I've heard people ask, frequently, why purebred dogs cost so much. The short answer is that raising quality dogs is expensive. The long answer is that I'm still learning, after 15 years of raising dogs, that there is no end to the reasons and ways that you can spend money on dogs. And I'm not talking about spoiling them with treats and designer collars.
It's been a very long month here, and we are seriously questioning why we do what we do. I'm thinking that I've run into the worst streak of bad luck known to dog breeders, but then I'm reminded that any time you deal with live animals you'll have all sorts of unknowns and unlucky things happen. Live things, by nature's own law, go downhill from the moment of birth until finally they are no longer living things. Harsh? Very. And anyone who has loved an animal and lost it due to their too-short number of years they're allotted to live, knows this.
My favorite dear dog developed back problems, which are very common in the French bulldog breed. For 2.5 years she ran and jumped and played and that back never gave her an issue, and then one morning she couldn't get out of her crate or walk down the steps to go outside. X-rays and readings by specialists and many pain meds and laser treatments have done wonders for her, but not before taking a toll on her that should never have been asked. She was pregnant at the time, and we lost her litter due to the treatments necessary to restore her health.
Nature doesn't recognize that people play favorites, nor does Nature care much that some things just should never happen.
One of our girls had a c-section today and had 2 incredibly fat babies, but unfortunately one of those didn't make it. I have learned the hard way that scheduling a c-section for the dogs is the far better route to go than letting them try to birth naturally. I've let each girl try naturally once, because I believe in giving a fair chance to let Nature take care of things the way they are supposed to be done, but sometimes those things are never meant to be. Losing babies, or mamas, is not ever what I want to have happen. If a vet can't save a baby, there's no way that I could have. And yet, sometimes, Nature just steps in and does whatever it pleases regardless of how many safeguards you take or how much you care.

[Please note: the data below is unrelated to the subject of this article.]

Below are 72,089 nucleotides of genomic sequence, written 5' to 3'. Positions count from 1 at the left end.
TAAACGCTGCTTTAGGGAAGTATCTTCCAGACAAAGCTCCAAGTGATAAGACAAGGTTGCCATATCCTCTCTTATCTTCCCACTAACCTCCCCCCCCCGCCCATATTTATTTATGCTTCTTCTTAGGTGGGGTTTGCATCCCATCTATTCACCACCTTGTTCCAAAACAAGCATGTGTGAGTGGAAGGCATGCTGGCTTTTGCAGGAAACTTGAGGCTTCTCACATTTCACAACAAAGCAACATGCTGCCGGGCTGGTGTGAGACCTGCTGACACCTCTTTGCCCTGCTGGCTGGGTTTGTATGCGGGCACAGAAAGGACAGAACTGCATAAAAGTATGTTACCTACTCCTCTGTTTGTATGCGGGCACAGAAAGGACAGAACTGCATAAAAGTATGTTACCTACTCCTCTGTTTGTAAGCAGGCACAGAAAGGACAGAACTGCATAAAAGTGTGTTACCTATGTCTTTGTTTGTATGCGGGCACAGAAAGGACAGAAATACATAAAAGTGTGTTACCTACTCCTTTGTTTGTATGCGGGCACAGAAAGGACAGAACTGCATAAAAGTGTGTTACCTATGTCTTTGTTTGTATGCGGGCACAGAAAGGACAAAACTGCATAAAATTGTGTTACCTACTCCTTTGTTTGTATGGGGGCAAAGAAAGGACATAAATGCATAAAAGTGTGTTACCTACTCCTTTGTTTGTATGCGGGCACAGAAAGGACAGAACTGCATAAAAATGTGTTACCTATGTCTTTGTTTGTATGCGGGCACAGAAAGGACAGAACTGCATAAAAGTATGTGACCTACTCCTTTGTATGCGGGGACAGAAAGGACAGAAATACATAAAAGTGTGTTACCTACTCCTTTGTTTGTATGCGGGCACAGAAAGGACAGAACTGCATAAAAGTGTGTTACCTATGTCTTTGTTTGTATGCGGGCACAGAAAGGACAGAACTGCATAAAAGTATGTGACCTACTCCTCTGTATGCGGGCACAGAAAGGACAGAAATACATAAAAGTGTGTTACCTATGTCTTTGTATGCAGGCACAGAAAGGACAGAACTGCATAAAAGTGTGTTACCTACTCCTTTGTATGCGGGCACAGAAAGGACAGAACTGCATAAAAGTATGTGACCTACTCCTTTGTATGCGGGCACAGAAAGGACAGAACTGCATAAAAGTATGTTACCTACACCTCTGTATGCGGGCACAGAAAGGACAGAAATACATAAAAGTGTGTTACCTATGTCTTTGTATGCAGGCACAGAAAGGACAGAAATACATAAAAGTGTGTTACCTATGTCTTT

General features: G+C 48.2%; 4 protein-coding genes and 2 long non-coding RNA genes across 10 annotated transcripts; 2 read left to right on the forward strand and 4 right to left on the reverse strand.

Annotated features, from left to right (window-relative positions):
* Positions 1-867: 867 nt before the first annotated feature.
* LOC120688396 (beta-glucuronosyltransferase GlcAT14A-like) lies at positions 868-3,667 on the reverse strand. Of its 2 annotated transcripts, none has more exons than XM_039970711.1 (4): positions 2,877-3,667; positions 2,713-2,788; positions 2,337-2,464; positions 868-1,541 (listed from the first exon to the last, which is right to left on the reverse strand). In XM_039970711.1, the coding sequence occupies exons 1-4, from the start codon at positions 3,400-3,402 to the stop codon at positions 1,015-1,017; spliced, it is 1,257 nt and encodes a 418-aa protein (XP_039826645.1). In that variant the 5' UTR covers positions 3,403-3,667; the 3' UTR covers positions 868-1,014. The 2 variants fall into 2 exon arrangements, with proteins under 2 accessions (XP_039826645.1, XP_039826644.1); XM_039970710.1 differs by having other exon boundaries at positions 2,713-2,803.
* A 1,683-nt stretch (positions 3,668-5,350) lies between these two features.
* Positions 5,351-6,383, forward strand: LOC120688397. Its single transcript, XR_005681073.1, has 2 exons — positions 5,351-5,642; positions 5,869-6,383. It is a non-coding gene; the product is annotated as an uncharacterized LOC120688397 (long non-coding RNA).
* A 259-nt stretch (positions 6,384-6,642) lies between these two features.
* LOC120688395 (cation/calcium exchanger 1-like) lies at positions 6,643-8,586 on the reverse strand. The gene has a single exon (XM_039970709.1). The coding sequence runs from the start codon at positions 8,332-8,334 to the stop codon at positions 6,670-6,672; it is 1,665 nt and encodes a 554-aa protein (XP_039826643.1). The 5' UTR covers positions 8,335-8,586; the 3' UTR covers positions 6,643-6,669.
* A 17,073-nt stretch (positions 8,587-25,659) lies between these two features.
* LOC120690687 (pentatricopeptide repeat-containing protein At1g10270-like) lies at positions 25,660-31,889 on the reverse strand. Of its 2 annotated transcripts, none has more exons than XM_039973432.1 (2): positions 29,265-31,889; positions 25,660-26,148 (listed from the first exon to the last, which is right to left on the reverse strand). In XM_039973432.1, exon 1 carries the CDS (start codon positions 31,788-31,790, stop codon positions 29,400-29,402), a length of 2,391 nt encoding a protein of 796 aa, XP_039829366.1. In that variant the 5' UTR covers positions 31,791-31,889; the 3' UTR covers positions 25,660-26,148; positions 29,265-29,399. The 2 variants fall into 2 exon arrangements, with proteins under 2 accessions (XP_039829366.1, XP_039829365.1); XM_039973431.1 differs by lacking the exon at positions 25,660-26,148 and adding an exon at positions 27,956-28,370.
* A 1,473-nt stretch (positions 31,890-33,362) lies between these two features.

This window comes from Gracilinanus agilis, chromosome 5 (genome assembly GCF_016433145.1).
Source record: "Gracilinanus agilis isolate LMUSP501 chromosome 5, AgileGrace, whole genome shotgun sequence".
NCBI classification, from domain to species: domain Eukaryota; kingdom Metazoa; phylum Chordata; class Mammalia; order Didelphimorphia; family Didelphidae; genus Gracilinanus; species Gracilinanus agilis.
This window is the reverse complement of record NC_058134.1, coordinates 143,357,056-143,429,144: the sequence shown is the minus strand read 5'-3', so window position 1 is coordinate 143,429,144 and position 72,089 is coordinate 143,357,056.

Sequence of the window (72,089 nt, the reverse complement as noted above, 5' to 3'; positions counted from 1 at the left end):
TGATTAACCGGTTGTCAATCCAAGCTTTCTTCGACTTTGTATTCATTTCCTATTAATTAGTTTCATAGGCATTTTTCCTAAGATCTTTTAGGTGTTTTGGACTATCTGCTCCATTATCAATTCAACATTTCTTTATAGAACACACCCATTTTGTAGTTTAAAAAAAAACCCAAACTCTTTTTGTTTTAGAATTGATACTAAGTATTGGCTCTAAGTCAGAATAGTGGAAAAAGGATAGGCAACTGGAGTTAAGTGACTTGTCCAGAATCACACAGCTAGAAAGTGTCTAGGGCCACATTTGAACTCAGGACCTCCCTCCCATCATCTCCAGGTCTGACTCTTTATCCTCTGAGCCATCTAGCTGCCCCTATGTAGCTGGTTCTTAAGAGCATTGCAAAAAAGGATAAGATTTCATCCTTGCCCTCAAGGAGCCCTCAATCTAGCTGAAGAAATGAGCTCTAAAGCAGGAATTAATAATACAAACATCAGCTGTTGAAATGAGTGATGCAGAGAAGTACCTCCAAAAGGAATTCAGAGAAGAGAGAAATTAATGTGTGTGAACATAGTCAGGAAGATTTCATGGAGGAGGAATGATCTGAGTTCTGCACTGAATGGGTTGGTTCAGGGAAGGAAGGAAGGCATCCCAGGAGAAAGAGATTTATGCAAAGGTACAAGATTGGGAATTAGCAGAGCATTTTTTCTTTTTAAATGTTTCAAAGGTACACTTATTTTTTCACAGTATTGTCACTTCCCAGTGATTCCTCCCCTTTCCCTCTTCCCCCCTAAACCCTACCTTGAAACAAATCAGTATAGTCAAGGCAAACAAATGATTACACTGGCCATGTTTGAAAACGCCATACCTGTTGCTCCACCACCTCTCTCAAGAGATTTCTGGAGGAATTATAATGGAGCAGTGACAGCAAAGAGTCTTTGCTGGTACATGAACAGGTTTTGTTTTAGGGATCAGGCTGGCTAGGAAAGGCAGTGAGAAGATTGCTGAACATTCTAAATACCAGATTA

While that girl was recovering today, another of our dogs, due with a litter at Christmas, developed a discharge that I'd never seen before. An emergency run to the vet now has us hoping that she has pyometra, which not something you ever want to wish on a living thing. It's a uterine infection that can be fatal at worst, require an emergency spay that would abort the litter, or perhaps only just cause her fever, discharge and discomfort. We're desperately hoping that perhaps this is the answer, because the other option is so horrifying that I won't even entertain the thought of it. It'll be hard not to think of it, though, as we have the dog tested and re-tested over the course of 2 months to be sure that she not only does not have it, but doesn't develop it from exposure to a possible carrier.
Note: pyometra is a real thing that any female dog can develop after a heat cycle. This is why vets are adamant that if you're not raising puppies to get your dog spayed. Please do the responsible thing and keep your girls healthy.
We are learning. Every year we learn new things. Some are at a high cost, and some, thankfully, are not. We are learning that quarantine may not even tell us if a dog is unhealthy before being introduced into our home. We are learning that the best food, the best care, the best vets and a whole lot of love sometimes just isn't enough. We are learning that spending thousands of dollars to ensure the dogs are healthy doesn't mean we'll always end up with healthy babies. We are learning that genetic testing, while of utmost importance, simply tells us if our dogs are healthy or not and is no indicator of what future babies will carry. Most of all, we are learning that no matter what we plan, Nature's plans trump ours.
It's been a very long month here, and we've been on a steep learning curve. Again. We are questioning why we raise dogs, because raising dogs is so incredibly expensive and heart wrenching and hard. Changes may be coming, and we may pursue another venue that isn't as painful to watch fail on occasion. Or we may say, once again, that when you deal with living things there will be difficulties and heartbreak, because living things, by Nature, are destined to die. And that's harsh.
But one thing I do know is that no matter how much the medical expenses add up, or how many hard lessons we've had to learn, there is no therapy in the world like a newborn puppy. And that is why I do what I do. Seeing the joy that my babies bring to their new owners is some of the most rewarding pay I'll ever receive. You can buy happiness. It comes with 4 legs and a tongue that never stops licking.